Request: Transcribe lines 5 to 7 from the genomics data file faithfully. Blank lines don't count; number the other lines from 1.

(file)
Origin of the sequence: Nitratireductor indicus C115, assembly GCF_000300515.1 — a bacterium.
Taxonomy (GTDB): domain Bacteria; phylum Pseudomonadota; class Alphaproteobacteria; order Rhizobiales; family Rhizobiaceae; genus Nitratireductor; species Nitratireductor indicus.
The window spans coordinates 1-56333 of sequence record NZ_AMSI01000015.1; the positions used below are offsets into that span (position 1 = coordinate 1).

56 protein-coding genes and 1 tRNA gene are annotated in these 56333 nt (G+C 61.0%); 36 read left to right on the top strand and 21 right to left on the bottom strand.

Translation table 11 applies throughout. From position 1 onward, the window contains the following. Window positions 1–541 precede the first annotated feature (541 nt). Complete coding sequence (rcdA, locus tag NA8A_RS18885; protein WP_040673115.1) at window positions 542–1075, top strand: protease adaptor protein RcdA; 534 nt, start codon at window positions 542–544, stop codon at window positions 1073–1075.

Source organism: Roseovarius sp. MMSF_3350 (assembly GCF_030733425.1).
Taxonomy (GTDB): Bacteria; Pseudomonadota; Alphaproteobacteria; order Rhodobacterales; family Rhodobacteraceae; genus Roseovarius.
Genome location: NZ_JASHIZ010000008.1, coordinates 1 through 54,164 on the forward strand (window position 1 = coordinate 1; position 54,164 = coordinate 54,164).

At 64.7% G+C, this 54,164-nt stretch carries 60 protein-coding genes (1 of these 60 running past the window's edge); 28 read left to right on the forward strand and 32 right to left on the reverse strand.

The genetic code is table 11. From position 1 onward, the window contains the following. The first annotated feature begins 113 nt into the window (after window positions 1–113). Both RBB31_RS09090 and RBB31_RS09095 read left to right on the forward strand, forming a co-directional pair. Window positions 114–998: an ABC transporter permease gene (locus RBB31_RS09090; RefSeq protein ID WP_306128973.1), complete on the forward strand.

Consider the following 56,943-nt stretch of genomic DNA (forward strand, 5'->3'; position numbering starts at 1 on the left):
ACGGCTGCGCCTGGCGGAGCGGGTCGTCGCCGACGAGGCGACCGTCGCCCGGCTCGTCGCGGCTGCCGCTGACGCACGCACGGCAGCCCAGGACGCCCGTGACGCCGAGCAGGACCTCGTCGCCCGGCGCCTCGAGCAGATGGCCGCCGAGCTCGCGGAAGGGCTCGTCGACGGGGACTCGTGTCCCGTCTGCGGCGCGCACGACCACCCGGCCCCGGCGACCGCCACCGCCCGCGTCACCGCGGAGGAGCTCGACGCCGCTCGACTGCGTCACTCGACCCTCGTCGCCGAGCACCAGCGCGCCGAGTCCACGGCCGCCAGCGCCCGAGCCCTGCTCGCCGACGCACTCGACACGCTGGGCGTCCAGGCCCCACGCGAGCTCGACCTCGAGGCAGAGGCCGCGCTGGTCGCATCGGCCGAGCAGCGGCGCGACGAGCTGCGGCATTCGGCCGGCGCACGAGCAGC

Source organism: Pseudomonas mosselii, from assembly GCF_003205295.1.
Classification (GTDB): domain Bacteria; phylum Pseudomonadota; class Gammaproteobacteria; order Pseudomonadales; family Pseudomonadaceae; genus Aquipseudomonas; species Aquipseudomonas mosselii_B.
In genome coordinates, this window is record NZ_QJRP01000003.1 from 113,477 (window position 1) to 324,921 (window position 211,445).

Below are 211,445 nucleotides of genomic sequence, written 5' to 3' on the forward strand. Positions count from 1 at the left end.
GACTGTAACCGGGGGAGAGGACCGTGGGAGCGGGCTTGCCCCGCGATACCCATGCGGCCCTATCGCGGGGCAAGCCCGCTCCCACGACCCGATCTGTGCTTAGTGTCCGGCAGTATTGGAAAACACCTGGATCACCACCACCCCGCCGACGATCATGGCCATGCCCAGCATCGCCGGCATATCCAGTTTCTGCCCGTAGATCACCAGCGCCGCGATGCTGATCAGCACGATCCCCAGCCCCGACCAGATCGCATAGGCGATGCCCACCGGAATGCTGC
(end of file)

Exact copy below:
Translation table 11 applies throughout. From position 1 onward, the window contains the following. Window positions 1–541 precede the first annotated feature (541 nt). Complete coding sequence (rcdA, locus tag NA8A_RS18885; protein WP_040673115.1) at window positions 542–1075, top strand: protease adaptor protein RcdA; 534 nt, start codon at window positions 542–544, stop codon at window positions 1073–1075.

Source organism: Roseovarius sp. MMSF_3350 (assembly GCF_030733425.1).
Taxonomy (GTDB): Bacteria; Pseudomonadota; Alphaproteobacteria; order Rhodobacterales; family Rhodobacteraceae; genus Roseovarius.